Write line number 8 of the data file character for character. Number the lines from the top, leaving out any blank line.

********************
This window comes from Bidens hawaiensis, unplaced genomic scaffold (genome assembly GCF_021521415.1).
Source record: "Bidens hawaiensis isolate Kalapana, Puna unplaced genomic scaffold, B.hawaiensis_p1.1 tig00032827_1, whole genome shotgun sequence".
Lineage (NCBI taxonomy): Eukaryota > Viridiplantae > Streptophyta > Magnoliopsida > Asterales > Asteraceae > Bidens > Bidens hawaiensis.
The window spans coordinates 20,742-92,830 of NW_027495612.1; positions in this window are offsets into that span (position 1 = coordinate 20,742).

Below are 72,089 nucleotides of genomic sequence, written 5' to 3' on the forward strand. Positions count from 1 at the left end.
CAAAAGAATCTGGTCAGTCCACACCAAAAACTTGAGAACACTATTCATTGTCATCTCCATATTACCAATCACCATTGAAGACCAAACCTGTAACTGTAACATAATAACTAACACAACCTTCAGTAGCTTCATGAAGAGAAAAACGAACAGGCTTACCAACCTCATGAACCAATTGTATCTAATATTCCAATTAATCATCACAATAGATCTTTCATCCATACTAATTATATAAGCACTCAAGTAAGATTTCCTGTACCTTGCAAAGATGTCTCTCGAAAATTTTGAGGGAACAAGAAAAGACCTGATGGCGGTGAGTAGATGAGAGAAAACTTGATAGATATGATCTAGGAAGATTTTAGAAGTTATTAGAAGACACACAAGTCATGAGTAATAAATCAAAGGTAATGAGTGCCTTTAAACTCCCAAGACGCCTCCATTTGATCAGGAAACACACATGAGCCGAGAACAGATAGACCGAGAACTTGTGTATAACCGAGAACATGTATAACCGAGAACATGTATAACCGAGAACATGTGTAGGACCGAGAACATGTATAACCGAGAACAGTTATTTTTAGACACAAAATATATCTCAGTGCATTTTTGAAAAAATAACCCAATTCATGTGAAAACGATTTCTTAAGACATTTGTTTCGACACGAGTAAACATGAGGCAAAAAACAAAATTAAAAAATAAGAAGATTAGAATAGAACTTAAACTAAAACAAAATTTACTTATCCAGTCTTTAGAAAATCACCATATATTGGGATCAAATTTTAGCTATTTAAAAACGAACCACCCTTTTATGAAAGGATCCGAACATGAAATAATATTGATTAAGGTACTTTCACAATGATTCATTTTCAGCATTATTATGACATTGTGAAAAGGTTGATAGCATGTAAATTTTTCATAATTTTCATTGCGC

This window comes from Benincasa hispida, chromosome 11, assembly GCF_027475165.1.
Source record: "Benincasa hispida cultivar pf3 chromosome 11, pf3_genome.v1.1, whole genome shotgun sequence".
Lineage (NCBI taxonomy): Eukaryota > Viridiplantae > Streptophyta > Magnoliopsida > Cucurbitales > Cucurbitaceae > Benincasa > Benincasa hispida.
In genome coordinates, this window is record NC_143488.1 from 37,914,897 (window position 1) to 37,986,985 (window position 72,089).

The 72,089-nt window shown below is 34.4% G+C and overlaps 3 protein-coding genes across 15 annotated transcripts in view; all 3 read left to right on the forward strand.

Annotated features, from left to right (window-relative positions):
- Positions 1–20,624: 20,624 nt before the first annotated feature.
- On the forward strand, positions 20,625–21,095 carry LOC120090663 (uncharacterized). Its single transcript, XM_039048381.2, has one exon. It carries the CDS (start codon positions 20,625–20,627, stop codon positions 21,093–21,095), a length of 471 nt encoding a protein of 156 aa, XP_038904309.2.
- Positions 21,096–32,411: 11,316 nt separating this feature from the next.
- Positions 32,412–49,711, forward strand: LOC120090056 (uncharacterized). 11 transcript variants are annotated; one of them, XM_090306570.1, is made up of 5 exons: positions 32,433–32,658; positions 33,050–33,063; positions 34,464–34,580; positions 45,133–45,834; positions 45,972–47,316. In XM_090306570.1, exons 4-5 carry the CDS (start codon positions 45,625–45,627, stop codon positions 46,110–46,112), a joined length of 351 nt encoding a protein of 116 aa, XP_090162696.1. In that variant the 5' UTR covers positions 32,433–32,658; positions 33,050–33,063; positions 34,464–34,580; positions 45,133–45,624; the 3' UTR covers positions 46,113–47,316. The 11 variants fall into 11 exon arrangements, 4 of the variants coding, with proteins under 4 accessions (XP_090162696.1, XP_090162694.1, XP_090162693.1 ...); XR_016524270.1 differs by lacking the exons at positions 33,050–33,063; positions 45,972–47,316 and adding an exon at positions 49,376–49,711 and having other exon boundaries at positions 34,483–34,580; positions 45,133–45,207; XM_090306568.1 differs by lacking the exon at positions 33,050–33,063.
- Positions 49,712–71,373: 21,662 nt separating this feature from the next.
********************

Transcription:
Source record: "Benincasa hispida cultivar pf3 chromosome 11, pf3_genome.v1.1, whole genome shotgun sequence".